Whistle-blowing on the nuisance scooters

Posted on June 15th, 2011 by James Luckhurst

My home village is generally a peaceful place. However, every now and then, the peace is shattered by one of those daft little scooters being thrashed to within an inch of its life on the road outside. With a following wind and a good squirt of throttle, the rider (always a learner) can reach speeds of 50mph or more. Never mind the fact that there may be children trying to cross the road, or cars doors opening, or a load of loose gravel from a recent resurfacing operation. These young men’s need for speed trumps anything else. They even manage on occasions to carry female passengers (an offence), usually not wearing helmets (another offence and more important – plain idiocy).

Whistle-blowing on the nuisance scootersSo, raise a cheer for Section 59 of the Police Reform Act (2002), which gives police the basis for dealing with the anti-social use of vehicles. A constable, it says, has the power to seize a motor vehicle that is being driven in a manner contrary to Section 3 of the Road Traffic Act 1998, or is being driven elsewhere than on a road, if it is causing or likely to cause alarm or distress to members of the public.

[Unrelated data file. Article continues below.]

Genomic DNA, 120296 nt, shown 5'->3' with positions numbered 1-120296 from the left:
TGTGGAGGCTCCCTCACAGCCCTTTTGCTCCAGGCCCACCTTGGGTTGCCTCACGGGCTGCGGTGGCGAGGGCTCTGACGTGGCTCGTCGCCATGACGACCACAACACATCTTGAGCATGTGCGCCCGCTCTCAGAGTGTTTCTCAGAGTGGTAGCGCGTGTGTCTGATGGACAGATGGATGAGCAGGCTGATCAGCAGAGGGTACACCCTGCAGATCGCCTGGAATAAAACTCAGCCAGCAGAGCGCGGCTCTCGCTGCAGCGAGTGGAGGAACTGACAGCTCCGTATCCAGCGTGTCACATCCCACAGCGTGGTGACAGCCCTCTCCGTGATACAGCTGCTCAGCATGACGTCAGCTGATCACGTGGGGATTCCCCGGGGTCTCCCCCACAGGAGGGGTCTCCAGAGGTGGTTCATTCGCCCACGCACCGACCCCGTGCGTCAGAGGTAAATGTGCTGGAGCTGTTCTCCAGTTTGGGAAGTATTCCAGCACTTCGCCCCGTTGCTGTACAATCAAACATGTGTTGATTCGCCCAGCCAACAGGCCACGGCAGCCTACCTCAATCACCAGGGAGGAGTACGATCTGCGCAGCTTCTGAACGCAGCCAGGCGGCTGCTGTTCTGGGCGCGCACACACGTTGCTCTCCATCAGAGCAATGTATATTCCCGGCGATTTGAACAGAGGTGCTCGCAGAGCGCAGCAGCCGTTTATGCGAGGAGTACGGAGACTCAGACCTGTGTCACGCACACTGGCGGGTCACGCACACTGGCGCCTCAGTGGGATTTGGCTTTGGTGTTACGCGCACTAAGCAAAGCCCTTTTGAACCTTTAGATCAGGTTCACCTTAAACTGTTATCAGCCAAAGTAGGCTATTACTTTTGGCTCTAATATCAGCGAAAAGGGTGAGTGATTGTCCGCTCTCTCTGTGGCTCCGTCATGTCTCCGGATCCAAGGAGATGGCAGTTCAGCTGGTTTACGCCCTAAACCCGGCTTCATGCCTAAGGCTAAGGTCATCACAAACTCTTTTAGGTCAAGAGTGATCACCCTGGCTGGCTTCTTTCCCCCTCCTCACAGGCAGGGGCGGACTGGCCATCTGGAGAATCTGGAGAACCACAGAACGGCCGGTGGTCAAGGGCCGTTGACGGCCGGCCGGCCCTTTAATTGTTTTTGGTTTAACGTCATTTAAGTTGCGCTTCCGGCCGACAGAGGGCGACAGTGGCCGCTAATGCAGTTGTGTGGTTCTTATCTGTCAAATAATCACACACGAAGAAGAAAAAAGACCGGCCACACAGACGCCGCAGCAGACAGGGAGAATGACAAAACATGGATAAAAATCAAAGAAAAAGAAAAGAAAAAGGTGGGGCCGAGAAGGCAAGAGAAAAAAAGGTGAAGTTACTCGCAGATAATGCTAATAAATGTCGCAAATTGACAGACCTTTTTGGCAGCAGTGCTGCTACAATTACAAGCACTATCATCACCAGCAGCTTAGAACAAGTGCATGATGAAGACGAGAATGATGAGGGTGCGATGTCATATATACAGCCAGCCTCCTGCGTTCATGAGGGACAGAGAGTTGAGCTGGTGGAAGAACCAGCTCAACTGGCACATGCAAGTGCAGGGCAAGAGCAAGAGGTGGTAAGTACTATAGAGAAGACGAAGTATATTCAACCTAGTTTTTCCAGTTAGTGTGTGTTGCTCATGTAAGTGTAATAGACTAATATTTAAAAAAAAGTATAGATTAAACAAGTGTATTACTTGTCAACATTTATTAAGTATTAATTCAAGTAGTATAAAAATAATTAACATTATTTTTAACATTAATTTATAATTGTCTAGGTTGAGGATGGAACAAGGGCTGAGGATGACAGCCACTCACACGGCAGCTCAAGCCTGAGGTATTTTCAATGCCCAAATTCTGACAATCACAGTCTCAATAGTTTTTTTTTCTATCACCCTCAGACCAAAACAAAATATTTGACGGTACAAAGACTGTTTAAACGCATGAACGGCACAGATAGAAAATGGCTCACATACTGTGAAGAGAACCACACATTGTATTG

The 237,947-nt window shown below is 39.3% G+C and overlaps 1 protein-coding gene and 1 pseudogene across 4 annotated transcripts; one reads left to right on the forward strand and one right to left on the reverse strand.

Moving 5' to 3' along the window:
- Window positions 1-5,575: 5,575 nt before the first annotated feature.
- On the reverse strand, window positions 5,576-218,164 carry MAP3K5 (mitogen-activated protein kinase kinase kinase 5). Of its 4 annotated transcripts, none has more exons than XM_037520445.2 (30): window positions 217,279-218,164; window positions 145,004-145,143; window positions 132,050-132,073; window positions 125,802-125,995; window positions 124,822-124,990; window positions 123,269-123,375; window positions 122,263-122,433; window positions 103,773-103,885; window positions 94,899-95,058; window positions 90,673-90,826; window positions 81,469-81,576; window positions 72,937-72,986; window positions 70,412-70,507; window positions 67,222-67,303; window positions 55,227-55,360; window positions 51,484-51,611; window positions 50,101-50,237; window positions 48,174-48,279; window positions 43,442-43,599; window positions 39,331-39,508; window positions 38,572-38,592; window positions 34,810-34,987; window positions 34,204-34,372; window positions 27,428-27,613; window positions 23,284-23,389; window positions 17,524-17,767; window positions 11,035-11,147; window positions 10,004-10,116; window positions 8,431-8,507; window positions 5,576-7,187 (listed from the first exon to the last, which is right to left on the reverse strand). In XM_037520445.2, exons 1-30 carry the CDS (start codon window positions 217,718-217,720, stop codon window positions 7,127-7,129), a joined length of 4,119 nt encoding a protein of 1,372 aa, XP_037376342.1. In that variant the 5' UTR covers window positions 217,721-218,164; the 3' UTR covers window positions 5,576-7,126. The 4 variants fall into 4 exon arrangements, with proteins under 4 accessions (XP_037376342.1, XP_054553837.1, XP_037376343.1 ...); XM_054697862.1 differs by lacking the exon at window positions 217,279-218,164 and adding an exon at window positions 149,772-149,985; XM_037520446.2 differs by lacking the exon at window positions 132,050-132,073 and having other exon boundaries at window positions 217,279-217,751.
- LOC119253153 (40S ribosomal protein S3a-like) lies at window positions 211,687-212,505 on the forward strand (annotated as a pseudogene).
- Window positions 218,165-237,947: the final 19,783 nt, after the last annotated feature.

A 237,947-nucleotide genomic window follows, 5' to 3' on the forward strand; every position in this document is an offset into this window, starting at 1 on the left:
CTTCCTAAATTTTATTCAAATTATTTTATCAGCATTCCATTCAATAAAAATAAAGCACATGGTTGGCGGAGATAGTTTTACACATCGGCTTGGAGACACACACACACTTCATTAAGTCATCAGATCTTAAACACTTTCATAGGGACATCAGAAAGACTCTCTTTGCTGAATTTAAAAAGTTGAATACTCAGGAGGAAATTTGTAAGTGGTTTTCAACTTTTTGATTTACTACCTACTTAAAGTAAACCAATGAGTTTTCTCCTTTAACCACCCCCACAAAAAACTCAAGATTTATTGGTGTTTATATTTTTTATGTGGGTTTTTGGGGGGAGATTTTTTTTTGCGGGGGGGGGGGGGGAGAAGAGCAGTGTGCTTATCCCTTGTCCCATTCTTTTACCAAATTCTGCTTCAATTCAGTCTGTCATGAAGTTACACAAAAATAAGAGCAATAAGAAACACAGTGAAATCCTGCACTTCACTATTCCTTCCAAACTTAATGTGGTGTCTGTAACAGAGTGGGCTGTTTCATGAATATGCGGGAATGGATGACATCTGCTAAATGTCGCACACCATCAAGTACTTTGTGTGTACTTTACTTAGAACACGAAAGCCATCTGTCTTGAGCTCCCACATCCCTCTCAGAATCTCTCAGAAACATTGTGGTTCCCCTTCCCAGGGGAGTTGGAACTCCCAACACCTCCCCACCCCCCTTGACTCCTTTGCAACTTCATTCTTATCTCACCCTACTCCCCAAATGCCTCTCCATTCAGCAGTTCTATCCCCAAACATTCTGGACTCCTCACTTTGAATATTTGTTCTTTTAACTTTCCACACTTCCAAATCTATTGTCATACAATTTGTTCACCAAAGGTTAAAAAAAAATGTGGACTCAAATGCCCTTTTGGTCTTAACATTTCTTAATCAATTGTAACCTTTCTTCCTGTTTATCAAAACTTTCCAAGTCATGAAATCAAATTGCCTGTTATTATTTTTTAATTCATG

Just a few days ago, we discreetly observed just such a seizure taking place. A local ‘youth’, already well known to the authorities, had made it his evening task to ride as fast as he could from one end of the road to the other – and back again, and again and again ad nauseam… except that calls from at least six residents led to a police patrol waiting for him after his sixth or seventh pass. Oh dear. Having already received a warning for similar behaviour, he could now do nothing but curse as officers relieved him of his beloved two-wheel. Recovery would cost him £150, plus a storage fee of £20. Oh, and a possible prosecution, too.

Peace descended on the village again, and word got round among the other young riders, that their particular brand of on-street motorsport would not be tolerated. Guess what… since then, we have enjoyed evening after evening of peace and quiet.

The moral of this tale is – quite simply – don’t just put up with nuisance drivers and riders if they’re making your life a misery. Tackling antisocial behaviour is a key policing task, and those Section 59 powers can bring effective results quickly.